Japanese retailing is more efficient than most people think

Kyoji Fukao,
professor at Hitotsubashi University’s Economic Research Institute,
thinks so too. The team he heads provides much of the Japanese data
that go into international comparisons. He argues that the usual
measures of service sector efficiency – value added per man hour and
total factor productivity, which incorporates capital and labour inputs
– are crude and hard to compare across borders.

He cites Japan’s
retail sector, regularly branded as inefficient. The basic measure of
retail-sector productivity is how much of a product an employee can
shift in an hour. On this measure, Germany does well. That turns out to
be because of restricted opening hours, which oblige customers to make
hefty purchases in one go. Japan does badly. Cavernous US superstores
do better than cramped noodle or tofu shops. Japan also has a dense
network of convenience stores on almost every city block, open 24
hours, allowing people to shop whenever they want. This makes them
inefficient, since purchases are less concentrated.

No allowance
is made, either, for the fact that Japanese shops tend to be within
walking or, at most, cycling distance. Figures do not capture the
inconvenience of having to travel, or the externalities associated with
long shopping expeditions: traffic accidents, pollution, road

Here is the full article, interesting throughout.  The quality of Japanese service, by the way, is miles ahead of anywhere else (though stores don’t like to take returns) and those subjective pleasures of the shopping experience don’t get picked up by the numbers either.  I can’t imagine how a Japanese would feel moving to Germany or Austria.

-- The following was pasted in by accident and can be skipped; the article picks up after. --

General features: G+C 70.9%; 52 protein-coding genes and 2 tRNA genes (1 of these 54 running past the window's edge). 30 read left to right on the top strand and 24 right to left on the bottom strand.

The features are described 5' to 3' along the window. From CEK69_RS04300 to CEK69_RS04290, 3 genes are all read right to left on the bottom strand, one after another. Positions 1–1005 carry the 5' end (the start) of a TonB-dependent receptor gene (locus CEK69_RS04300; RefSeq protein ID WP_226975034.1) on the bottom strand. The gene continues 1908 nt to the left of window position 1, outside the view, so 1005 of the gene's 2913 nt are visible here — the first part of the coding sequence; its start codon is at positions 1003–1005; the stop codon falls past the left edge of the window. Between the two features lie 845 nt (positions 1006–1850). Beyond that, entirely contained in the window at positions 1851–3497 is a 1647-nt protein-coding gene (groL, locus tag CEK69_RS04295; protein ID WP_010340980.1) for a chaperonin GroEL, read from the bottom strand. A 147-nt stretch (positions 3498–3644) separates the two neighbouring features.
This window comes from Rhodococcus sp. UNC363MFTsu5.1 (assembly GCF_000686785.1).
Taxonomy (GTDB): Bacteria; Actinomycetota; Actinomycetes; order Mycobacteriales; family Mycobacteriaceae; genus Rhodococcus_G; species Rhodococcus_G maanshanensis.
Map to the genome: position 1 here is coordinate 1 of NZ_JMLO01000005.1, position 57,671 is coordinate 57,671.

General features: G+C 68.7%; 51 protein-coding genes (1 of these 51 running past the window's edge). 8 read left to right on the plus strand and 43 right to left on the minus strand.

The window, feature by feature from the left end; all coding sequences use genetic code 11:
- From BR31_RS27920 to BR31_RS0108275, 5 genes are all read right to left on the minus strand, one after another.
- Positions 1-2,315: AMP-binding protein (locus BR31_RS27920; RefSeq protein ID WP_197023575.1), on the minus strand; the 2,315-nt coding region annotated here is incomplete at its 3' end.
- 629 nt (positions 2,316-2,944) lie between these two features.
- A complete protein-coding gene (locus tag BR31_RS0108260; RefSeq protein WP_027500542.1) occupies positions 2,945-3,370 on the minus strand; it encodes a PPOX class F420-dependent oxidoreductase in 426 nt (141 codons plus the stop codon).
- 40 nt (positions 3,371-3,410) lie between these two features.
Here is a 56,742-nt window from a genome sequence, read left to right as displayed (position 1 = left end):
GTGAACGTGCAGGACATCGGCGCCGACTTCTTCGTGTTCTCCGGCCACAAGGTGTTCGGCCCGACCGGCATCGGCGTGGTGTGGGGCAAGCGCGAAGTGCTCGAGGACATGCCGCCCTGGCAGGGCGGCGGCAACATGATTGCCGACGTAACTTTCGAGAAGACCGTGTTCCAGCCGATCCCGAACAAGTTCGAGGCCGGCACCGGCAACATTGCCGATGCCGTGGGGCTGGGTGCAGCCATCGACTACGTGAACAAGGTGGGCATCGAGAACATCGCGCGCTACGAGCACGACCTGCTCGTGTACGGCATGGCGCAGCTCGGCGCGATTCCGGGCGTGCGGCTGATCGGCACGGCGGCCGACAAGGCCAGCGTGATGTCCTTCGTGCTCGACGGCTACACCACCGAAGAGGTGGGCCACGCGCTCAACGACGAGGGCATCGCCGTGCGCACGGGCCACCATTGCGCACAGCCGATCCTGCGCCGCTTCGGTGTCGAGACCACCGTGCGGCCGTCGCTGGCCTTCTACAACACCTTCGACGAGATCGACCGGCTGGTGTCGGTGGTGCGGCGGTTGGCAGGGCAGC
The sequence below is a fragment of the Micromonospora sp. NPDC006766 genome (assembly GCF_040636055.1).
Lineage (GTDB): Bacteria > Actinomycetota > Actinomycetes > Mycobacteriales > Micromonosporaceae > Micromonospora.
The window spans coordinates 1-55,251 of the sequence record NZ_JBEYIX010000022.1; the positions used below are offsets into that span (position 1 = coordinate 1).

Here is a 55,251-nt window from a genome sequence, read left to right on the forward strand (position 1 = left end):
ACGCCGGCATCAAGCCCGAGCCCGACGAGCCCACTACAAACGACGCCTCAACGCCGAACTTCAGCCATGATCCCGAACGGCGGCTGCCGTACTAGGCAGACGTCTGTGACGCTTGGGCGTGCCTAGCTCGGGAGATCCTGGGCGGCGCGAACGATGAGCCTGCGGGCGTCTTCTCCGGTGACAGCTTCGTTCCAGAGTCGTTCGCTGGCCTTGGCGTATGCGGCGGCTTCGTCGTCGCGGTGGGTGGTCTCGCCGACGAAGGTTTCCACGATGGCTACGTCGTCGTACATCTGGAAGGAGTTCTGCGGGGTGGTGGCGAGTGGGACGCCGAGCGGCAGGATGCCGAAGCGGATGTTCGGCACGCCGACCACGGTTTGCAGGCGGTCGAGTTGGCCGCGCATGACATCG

My Japanese friends almost uniformly consider the retail service in Australia slow and rude. Since having been to Japan, I thoroughly agree on the slow part.

I can't imagine how a Japanese would feel moving to Germany

My wife moved from Japan to Germany in 1990. She was frequently frustrated with the opening hours (at the time, stores were open until only 5(?)pm except on "langer Donnerstag" when they were open until 7 (or was it 8?). They closed earlier on Saturday and were closed on Sunday. But what really annoyed her was the tone of the service--we both had many stories about shop owners or retail employees who were irritated by the pesky customers who seemed to exist only to hassle them into (gasp!) selling their wares for cash. I wonder now, whether this was a side-effect of the concentrated business hours.

The funny thing was that when she came to the US in 1997, she thought that people would be much friendlier than they were. In fact, they are friendlier, but at large chains, the friendliness of the staff doesn't really stick out.

Mention of the quality of japanese service reminds me of when I went to buy stamps in wife's hometown: the young woman who sold them to me *ran* over to the shelf to get them and then presented them with a bow. It was actually more of a shuffling, jog than a sprint (those of you who have spent time in Japan will know what I mean), but I was still struck dumb by the sight of a postal employee in an near-empty post-office on a lazy afternoon in a small town, *running* to help a customoer.

This conflates two different things. The high quality of service suggests that we underestimate efficiency. But the relevant question is the extent to which big box stores are constrained from opening in competition. The US has 24 hour stores and big box stores. The 24 hour stores provide a service at a higher price. If all stores were constrained to be open 24 hours but stay small it would be more "convenient" but undoubtedly more inefficient. The fact that some/even many people like the smaller stores doesn't change the fact that if many of these stores would be wiped out in open competition with big box stores then the market in Japan is indeed inefficient.